A wide variety of federal statutes prohibit discrimination in programs which receive federal financial assistance. Among these provisions are Title VI of the Civil Rights Act of 1964 which prohibits discrimination on the basis of race, color or national origin in ”any program or activity receiving federal financial assistance.” ‘Title IX of the Education Amendments Act of 1972 prohibits discrimination on the basis of gender or blindness in education. Finally, the Rehabilitation Act prohibits discrimination on the basis of handicap or disability in a variety of contexts.
42 U.S.C. 2000d states that:
”No person in the United States shall, on the ground of race, color, or national origin, be excluded from participation in, be denied the benefits of, or be subjected to discrimination under any program or activity receiving Federal financial assistance.”
Title VI of the Civil Rights Act of 1964 prohibits invidious discrimination on the basis of race, color or national origin in federally assisted programs. The statute is applicable to discrimination by the relevant federal authority as well as by the recipient of the assistance. It provides no relief for discrimination on the basis of sex, geographical locale, or wealth.
Section 2000d-1 provides that compliance with the section may be effected by the termination or refusal to grant or continue assistance, or ”by any other means authorized by law.” Termination of funding is therefore not mandatory. The Title does not reach direct benefit federal programs, such as social security. It has been interpreted to ”cover only those situations where federal funding is given to a non-federal entity which, in turn, provides financial assistance to the ultimate beneficiary.” To claim protection under Section 2000d, the plaintiff’s interests must be within the ”zone of interests” given protection by the statute.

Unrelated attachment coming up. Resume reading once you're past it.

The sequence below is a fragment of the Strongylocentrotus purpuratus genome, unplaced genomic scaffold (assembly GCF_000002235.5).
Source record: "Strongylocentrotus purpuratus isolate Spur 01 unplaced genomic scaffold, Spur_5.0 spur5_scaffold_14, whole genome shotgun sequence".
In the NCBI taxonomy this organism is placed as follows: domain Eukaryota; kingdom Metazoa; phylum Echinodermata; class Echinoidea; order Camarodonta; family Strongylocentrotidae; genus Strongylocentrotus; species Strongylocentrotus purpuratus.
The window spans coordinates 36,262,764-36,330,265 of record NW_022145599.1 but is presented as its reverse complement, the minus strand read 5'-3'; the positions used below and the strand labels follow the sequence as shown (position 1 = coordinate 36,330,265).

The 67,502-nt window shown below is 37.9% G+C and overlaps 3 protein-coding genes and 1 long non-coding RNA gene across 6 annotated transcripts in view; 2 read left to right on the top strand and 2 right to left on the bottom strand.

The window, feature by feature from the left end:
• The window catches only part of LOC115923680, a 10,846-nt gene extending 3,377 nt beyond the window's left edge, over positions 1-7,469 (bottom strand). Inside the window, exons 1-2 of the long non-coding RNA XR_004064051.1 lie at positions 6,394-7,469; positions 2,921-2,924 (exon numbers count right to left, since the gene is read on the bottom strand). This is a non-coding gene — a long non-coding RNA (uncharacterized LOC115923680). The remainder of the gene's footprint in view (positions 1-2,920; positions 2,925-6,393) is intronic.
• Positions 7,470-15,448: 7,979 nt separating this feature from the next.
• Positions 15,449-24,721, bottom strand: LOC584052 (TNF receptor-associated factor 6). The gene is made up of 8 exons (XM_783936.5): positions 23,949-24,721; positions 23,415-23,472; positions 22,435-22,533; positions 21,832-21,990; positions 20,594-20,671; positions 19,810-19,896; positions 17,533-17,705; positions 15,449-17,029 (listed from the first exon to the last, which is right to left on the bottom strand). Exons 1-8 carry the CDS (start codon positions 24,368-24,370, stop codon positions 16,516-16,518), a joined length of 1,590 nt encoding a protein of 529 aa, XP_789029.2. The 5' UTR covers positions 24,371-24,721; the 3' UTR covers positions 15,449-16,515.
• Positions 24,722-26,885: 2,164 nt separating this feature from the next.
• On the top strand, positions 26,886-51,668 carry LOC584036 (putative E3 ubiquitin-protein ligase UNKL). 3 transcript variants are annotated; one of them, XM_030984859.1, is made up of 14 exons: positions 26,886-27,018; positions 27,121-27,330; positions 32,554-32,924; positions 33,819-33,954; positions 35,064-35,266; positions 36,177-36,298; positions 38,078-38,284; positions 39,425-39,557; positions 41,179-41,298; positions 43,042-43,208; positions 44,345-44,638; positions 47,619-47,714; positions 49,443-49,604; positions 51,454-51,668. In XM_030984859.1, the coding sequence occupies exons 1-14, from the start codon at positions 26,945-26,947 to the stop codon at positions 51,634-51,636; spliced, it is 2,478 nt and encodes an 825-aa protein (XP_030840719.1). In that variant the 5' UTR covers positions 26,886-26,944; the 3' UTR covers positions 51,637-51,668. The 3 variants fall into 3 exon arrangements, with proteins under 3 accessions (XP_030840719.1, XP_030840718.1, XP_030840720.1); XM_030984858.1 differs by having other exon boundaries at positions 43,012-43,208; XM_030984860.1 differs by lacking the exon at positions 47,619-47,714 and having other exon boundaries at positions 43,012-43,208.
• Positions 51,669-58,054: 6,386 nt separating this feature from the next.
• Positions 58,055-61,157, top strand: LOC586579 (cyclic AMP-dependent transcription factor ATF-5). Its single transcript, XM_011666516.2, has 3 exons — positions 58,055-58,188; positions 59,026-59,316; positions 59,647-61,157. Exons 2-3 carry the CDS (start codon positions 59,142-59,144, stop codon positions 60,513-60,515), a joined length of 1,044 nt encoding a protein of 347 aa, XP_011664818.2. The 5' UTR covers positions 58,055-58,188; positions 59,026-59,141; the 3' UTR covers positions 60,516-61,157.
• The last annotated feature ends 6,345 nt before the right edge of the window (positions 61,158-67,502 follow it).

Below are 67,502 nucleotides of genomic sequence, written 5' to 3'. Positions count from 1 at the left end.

To come within the purview of section 2000d, the challenged program or activity must receive federal financial assistance. In addition, the requirements of section 2000d are applicable only to the particular program which is the beneficiary of federal funding. For example, if a plaintiff complains of discrimination in employment, one of the purposes of the federal assistance must have been employment. However, an institution may not manipulate funds in an effort to thwart the purpose of the Act. Section 2000d, when implemented by administrative regulations, reaches both intentional discrimination and discriminatory effects.
Intimidatory or retaliatory acts are prohibited under Title VI. No recipient or other person shall intimidate, threaten, coerce, or discriminate against any individual for the purpose of interfering with any right or privilege secured by section 601 of the Act or this part, or because he has made a complaint, testified, assisted, or participated in any manner in an investigation, proceeding, or hearing under this part.
Since only intentional discrimination was prohibited by the statute, a retaliation claim is valid only if the plaintiff had opposed practices reasonably believed to constitute intentional discrimination. Nevertheless, an affirmative action program may itself be invidiously discriminatory and violate section 2000d. In Grutter v. Bollinger, 539 U.S. 306 (U.S. 2003) the Supreme Court sustained the consideration of race by a state law school in its admissions decisions in pursuit of its interest in attaining a diverse student body. The Court found the policy compatible with the requirements of the 14th Amendment Equal Protection Clause. The Court noted, however, that the petitioner’s Title VI claim failed as well, because the Act proscribed only those racial classifications that would violate the Equal Protection Clause.